Month: June 2013
The Magdalena House for Women of the Sex Industry
written by gkim
Recently, I had the honor of meeting OckJeong Lee, chief director of the Magdalena House, who has been running a shelter for trafficked women located in Yongsan, Korea for the past 28 years. She has dedicated her life to serving God by caring for vulnerable women who have been enslaved into brothels. The Magdalena House was first created in 1985 in a wayward shelter by OckJeong Lee as a place of refuge for prostitutes who were seeking a way out of the sex industry. The name was derived from the biblical Mary Magdalene who was persecuted and cursed for being a prostitute however transformed herself through the love of Christ and became one of the most beloved by Jesus. The hope is that these prostitutes will also find and know Christ and have their lives transformed by God as Mary Magdalene did. In 2005, it became a government-funded organization through the Catholic Social Work Coalition. Currently, there are 24 women who are part of the staff at Magdalena.
OckJeong Lee says that she never imagined she would be serving God in this way. She was an insurance broker working in Yongsan back in the eighties when she became witness to something very disturbing. An older man was trying to sexual molest a five year old girl who was sleeping on the floor outside the train station. So she contacted the police immediately, and when they came, the girl’s mother who was a prostitute working at the station’s neighboring red light district, scolded OckJeong Lee for interfering with a stranger’s child. This mother was obviously concerned with the fact that she could have been arrested and jailed for prostitution. Conclusively, the authorities reprimanded the mother for leaving her daughter in the street rather than charge this man with child molestation. OckJeong was dumbfounded at how things panned out after she tried to do, what she believed, was the right thing. This is how she began her service and journey almost three decades ago.
When starting the Magdalena House, one of the primary goals of OckJeong Lee was to discover what the specific needs of these women were and to provide for them as Christ does for us every day. She did not have any intentions of impelling or converting them with her personal religious beliefs of Catholicism. Moreover, she took an open approach to the religions of all of the women, who were mostly shamanists, while dutifully and privately serving under God’s umbrella in her heart. At times, she would even participate (only on the surface) with the shamanistic rituals the pimps and the women would observe such as hiring a shaman to come to a brothel with a pig’s head in order to idolize or worship this object by bowing or praying to it. These rituals were very costly–almost 20,000,000 KRW–and the women were obligated to pay for them. Of course, with her hidden agenda in tow, OckJeong Lee would casually drop lines to the pimps and recommend that they may try a cheaper ritual such as hiring a Catholic priest who could come with food for days at the cost of just 30,000 KRW. Due to her tireless efforts, openness, and dedication, a lot of women have actually ended up finding God and meeting Christ on their own will over the years.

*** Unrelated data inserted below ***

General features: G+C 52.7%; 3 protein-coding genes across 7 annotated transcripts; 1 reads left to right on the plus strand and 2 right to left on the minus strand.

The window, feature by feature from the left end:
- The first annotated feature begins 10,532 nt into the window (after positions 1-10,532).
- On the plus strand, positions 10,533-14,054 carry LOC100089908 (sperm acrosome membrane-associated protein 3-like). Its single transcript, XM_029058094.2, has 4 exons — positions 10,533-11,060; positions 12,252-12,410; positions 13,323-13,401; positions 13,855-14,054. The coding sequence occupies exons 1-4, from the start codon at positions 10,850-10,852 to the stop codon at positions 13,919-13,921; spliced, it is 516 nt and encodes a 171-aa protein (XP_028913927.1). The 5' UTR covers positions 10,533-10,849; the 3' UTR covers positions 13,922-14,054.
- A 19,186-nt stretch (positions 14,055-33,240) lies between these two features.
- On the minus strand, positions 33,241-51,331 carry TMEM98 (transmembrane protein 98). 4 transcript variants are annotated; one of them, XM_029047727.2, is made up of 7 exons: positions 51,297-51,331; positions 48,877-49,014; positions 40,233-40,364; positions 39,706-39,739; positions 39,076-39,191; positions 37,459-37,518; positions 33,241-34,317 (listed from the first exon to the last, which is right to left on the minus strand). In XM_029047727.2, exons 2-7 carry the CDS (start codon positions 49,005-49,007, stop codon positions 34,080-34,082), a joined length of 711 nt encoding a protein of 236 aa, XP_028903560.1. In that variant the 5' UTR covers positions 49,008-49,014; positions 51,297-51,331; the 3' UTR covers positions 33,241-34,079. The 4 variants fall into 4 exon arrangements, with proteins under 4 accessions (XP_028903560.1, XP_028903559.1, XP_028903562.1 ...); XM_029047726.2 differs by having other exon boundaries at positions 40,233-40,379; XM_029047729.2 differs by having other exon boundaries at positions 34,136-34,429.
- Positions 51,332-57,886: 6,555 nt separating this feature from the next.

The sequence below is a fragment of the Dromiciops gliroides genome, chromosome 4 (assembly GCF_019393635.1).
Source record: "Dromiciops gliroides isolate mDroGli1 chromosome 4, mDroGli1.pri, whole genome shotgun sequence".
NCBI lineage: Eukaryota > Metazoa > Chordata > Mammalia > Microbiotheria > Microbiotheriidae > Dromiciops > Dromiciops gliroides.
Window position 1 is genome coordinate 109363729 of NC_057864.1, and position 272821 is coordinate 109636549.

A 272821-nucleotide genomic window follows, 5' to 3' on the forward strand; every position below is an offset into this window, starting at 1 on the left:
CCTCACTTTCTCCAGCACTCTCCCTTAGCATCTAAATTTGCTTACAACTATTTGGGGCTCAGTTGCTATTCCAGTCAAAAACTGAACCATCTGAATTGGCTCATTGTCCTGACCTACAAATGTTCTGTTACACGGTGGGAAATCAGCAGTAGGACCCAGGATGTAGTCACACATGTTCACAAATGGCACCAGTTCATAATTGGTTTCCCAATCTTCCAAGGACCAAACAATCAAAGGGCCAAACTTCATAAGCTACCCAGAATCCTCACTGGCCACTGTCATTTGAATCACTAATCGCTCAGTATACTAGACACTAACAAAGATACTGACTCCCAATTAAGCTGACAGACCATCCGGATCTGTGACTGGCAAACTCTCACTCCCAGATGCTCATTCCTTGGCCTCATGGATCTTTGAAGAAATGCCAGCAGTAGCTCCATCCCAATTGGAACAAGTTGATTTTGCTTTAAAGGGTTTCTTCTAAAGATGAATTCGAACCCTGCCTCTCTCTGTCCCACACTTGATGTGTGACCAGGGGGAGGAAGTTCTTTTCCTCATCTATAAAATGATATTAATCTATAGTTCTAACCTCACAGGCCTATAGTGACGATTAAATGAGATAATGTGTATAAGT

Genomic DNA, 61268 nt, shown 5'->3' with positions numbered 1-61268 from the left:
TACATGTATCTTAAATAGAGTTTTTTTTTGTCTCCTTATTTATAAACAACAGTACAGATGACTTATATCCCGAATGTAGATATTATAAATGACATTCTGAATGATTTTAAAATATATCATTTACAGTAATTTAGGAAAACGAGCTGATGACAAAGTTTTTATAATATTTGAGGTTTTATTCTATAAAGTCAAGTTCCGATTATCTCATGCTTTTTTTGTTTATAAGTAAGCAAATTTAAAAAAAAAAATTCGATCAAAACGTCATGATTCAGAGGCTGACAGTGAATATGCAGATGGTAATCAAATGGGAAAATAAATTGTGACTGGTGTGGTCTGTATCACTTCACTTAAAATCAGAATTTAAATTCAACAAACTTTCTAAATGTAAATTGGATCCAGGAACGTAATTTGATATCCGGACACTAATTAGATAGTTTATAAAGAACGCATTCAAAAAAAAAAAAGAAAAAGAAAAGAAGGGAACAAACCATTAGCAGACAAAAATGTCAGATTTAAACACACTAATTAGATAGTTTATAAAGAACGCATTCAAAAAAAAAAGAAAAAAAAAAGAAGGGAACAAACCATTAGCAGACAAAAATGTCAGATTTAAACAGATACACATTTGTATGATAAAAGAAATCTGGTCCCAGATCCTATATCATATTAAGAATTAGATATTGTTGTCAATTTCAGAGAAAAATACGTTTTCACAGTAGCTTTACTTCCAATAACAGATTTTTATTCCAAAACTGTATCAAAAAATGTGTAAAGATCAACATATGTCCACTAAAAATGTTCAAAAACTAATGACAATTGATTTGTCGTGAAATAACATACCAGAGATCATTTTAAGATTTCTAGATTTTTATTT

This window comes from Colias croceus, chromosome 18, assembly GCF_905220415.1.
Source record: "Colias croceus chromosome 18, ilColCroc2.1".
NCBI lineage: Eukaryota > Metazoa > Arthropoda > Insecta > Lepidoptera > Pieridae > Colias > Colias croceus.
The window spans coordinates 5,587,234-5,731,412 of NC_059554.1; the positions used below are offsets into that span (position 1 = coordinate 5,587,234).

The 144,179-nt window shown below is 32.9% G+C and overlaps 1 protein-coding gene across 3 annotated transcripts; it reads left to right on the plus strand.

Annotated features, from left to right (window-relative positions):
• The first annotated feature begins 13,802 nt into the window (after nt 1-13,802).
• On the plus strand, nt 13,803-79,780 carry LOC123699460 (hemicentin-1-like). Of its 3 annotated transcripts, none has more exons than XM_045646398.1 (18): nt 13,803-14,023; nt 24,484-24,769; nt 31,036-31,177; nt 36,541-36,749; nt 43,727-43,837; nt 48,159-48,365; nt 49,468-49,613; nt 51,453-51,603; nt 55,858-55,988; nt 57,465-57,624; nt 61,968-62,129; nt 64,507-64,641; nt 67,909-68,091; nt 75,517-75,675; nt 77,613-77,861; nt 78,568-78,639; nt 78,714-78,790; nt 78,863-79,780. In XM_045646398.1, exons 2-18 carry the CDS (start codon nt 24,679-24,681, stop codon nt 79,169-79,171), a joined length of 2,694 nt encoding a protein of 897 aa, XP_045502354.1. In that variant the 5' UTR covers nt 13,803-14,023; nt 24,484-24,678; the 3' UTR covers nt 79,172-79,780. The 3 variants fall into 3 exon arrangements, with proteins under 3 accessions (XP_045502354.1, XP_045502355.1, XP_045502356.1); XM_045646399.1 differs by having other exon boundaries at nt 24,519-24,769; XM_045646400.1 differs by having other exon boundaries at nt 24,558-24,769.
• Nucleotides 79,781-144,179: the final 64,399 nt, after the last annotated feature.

The initial method she implemented in her shelter to meet her objectives in saving these women was to dine together and become closer with them through the nourishment of food. She says that to serve someone food which is well prepared and delicious, in a courteous manner, and to dine together, is a sign of equality and joy amongst human beings and a symbol of respect for one another. The purpose is to give these women a sense of self-worth, completely opposing the protocols of the brothels where the women were forbidden to eat with the pimps as they were seen as too dirty and worthless to
share food with at the same table.